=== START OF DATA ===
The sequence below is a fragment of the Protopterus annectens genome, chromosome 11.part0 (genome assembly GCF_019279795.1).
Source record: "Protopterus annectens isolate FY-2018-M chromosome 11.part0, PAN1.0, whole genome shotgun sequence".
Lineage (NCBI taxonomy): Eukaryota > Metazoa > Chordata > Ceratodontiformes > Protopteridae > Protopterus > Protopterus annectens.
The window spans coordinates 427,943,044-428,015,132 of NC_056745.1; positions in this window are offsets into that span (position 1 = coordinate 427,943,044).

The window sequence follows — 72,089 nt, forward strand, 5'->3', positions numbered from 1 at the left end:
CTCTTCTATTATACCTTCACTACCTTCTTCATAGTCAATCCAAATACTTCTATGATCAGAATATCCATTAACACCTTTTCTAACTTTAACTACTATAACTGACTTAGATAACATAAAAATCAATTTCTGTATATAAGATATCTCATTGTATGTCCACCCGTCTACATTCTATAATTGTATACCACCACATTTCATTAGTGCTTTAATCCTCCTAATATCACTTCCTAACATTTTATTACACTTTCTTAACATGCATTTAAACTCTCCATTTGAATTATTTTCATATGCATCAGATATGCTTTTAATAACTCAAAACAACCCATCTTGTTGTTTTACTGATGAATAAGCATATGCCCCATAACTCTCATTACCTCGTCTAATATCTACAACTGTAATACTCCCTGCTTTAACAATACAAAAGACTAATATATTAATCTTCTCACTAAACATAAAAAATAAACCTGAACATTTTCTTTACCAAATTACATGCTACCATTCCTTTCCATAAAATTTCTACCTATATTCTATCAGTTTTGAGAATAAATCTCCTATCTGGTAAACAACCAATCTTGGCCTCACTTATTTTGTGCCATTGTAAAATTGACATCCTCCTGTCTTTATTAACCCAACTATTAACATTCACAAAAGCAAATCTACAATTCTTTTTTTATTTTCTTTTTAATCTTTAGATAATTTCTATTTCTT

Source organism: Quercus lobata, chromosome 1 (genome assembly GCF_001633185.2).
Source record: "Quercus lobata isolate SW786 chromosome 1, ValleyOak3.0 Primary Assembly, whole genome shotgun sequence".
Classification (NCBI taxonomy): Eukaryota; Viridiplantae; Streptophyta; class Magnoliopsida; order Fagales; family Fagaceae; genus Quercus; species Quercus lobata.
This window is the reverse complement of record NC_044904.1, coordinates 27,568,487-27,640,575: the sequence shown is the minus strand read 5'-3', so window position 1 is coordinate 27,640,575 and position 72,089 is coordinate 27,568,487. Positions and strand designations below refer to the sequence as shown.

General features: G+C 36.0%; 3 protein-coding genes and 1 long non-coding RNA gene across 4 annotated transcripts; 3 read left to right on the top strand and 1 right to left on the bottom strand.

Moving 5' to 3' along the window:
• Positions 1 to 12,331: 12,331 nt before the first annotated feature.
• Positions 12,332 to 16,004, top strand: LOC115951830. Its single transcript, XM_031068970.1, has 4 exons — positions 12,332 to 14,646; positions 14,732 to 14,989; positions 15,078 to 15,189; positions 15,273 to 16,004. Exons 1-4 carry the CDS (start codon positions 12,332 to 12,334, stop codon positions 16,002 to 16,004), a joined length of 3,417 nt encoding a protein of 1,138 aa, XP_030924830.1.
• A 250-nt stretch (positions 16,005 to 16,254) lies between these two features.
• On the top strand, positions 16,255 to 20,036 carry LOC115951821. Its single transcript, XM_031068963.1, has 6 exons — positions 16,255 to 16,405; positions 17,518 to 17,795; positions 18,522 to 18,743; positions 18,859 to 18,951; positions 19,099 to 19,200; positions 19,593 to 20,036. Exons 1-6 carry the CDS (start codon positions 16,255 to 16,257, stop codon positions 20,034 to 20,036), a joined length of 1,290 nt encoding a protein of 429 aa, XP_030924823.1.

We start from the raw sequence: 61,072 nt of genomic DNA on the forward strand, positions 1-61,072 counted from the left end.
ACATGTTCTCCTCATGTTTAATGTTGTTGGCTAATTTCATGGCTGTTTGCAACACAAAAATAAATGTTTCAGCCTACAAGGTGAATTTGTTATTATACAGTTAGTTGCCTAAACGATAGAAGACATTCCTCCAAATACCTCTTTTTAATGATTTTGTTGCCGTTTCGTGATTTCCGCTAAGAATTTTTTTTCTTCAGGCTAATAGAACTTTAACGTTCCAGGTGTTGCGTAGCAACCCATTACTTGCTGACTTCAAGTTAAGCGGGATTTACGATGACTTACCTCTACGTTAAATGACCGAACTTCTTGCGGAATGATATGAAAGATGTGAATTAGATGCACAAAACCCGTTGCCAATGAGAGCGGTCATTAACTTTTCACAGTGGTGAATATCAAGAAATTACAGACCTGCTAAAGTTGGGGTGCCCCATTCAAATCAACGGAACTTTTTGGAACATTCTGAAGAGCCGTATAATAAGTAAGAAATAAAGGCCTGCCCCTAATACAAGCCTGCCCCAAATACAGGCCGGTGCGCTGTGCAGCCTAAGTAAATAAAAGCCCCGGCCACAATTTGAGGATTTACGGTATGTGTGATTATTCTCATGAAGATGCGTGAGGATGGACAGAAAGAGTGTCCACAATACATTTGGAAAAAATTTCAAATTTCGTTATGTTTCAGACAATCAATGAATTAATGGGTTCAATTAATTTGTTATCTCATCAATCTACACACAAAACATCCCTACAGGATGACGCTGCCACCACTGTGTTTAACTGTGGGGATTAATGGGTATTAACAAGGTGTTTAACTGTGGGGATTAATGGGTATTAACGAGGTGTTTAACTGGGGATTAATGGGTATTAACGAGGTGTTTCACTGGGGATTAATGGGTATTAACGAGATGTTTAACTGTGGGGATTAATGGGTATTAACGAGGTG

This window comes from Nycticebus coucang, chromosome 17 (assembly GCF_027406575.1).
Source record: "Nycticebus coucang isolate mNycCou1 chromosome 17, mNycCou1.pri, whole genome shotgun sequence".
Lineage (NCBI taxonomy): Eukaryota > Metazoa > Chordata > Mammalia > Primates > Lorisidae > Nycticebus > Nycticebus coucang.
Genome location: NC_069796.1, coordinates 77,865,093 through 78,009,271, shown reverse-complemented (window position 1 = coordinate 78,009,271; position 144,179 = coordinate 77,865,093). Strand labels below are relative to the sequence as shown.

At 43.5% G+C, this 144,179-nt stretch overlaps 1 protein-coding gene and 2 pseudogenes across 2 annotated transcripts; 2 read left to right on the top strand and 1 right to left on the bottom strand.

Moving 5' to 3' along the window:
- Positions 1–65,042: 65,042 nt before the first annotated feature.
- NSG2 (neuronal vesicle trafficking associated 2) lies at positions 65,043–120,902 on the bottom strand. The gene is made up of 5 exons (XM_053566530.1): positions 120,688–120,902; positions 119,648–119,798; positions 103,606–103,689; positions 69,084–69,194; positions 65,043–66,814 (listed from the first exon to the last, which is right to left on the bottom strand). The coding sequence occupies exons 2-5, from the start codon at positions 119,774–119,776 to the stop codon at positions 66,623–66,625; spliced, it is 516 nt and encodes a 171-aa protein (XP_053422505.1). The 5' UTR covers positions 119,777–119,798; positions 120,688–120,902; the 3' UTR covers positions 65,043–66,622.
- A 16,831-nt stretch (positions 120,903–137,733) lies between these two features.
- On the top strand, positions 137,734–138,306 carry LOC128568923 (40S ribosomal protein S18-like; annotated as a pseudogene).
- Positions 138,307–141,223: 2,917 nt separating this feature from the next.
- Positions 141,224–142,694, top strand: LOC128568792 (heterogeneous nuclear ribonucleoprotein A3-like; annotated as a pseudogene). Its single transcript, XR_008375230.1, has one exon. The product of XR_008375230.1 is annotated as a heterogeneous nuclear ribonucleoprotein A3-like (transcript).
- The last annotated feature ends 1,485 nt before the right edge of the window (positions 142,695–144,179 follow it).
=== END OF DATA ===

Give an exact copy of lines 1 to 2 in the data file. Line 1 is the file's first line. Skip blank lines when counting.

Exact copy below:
The sequence below is a fragment of the Protopterus annectens genome, chromosome 11.part0 (genome assembly GCF_019279795.1).
Source record: "Protopterus annectens isolate FY-2018-M chromosome 11.part0, PAN1.0, whole genome shotgun sequence".